There are a number of myths about copyright protection in Saudi Arabia, such as “it is not possible for non-Saudi nationals / foreign companies to benefit from copyright protection”. This is not the case.

The Kingdom is party to the Berne Convention which sets out basic principles including “national treatment” and the “automatic” protection of copyright  works.

However, in order to be able to successfully enforce copyright in the Kingdom, it is important to  be able to show a chain of ownership of copyright from the individual that created the work to the owner (ie in the form of an assignment agreement which  complies with the Royal Decree No. M/41 (the Saudi Copyright Law)).

As a general rule, copyright vests automatically in the author of a work on creation, until  copyright is assigned  in accordance with the provisions of the Saudi Copyright Law. There are  exceptions for joint and collective works, ie works created by a group of people. It is important  to note that the moral rights will remain with the author.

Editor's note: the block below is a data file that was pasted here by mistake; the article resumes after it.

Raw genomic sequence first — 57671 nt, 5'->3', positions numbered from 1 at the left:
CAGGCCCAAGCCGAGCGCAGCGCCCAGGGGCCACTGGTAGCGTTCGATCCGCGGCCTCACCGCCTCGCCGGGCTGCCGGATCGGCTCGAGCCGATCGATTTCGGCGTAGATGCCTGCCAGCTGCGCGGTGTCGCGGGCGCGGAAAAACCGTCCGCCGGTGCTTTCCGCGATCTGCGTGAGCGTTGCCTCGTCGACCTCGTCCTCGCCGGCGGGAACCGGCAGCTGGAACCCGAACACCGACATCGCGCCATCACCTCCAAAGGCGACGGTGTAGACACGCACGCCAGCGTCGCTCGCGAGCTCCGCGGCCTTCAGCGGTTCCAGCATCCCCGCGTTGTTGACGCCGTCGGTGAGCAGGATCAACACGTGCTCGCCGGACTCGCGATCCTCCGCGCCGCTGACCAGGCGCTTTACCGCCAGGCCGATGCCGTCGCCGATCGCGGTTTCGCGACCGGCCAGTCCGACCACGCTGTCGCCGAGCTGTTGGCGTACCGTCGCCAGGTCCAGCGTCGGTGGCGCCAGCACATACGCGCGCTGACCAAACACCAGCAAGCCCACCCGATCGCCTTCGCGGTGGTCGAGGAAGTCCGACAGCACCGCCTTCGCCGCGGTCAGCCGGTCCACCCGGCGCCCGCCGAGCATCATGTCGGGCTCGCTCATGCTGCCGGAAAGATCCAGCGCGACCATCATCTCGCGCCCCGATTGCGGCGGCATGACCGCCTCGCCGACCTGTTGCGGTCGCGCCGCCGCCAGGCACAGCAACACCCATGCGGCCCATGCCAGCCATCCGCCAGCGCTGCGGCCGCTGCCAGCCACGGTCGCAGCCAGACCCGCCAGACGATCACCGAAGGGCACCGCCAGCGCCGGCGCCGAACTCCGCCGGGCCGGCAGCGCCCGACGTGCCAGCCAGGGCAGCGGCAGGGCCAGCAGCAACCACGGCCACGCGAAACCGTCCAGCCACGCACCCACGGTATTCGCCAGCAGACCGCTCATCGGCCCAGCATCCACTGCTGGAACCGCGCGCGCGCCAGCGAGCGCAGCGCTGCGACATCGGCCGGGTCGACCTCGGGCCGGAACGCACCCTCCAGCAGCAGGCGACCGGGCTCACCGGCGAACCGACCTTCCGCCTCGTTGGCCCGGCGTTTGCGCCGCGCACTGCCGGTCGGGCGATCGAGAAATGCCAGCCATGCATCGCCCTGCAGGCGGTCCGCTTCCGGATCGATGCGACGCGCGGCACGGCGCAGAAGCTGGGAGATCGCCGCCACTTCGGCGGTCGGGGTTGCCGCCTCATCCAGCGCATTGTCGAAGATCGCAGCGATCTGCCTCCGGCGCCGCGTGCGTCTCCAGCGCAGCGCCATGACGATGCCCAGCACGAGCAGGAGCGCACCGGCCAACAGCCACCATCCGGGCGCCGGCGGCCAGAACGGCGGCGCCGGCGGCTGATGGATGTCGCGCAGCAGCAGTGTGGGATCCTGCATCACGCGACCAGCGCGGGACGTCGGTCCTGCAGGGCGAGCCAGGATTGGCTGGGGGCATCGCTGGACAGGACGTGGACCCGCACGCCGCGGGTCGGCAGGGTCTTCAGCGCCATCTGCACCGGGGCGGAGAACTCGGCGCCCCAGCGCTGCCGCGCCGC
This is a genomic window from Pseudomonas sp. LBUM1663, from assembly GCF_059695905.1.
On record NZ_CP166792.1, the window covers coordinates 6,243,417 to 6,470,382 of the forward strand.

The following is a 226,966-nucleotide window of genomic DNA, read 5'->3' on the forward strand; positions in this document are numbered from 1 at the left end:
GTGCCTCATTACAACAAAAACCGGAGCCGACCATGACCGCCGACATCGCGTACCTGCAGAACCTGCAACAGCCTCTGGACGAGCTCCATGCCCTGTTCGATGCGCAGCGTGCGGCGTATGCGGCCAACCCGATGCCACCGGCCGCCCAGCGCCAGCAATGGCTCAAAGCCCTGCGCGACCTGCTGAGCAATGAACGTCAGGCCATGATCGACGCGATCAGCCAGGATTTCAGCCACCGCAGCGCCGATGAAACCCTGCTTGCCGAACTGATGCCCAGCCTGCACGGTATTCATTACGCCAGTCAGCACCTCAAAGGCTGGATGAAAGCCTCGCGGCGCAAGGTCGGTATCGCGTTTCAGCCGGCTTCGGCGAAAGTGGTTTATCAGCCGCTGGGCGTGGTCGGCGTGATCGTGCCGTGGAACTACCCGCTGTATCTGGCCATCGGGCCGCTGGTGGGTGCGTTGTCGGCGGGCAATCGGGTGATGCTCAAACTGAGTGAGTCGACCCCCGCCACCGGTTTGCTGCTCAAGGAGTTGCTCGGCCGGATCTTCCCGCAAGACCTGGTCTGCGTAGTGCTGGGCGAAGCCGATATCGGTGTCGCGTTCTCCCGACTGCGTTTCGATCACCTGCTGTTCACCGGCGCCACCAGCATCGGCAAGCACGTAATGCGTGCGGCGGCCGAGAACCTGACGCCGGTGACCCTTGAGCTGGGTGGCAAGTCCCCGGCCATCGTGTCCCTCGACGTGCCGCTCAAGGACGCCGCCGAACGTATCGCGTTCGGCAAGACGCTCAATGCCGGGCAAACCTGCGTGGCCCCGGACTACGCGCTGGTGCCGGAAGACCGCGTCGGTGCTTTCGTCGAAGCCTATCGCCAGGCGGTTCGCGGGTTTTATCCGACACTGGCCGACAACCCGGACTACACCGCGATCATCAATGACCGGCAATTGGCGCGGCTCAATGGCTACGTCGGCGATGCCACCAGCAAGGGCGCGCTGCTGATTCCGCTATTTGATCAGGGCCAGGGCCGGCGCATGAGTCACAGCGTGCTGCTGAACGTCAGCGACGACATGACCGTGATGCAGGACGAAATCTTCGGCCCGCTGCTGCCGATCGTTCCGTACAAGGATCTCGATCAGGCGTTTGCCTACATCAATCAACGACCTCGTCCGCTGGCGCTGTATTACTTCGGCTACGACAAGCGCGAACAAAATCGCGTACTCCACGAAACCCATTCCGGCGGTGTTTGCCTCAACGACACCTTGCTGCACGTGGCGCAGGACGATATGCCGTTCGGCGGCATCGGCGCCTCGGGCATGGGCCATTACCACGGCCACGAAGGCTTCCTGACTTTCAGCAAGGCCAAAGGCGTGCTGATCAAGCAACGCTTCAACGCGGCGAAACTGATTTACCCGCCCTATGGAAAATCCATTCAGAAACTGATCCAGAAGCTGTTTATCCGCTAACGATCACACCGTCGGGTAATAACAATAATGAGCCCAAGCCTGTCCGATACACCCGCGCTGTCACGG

It is often (incorrectly) assumed that copyright will automatically be owned by one party because  it commissioned the relevant works to be created (ie software, designs or other deliverables).  However, unlike the position in the US (which has the ‘works for hire’ concept), copyright in  commissioned works will be retained by the author under the Saudi Copyright Law.

Accordingly, in the absence of IP provisions in commissioning agreements, the contractor will  usually retain copyright in the deliverables and the commissioner may have no right to use, copy or  amend the works in the Kingdom.

Another issue worth highlighting is that the Saudi Copyright Law does not contain a provision which  states that copyright in works created by employees during the course of their employment will be  automatically owned by their employers. As a result, companies with R&D departments or key works being created within the Kingdom (such as oil and gas companies or content producers) should  ensure that assignments agreements are signed by the individuals that create the works to ensure  that copyright is effectively transferred to the companies (and not retained by individual  consultants or employees).

In order for an assignment of copyright to be valid under the provision of the Saudi Copyright Law,  it must be in writing and it must specify the place and duration of the assignment.

Taking steps to put in place a valid chain of ownership will ensure that companies are able to use,  exploit and enforce copyright in key works in the Kingdom.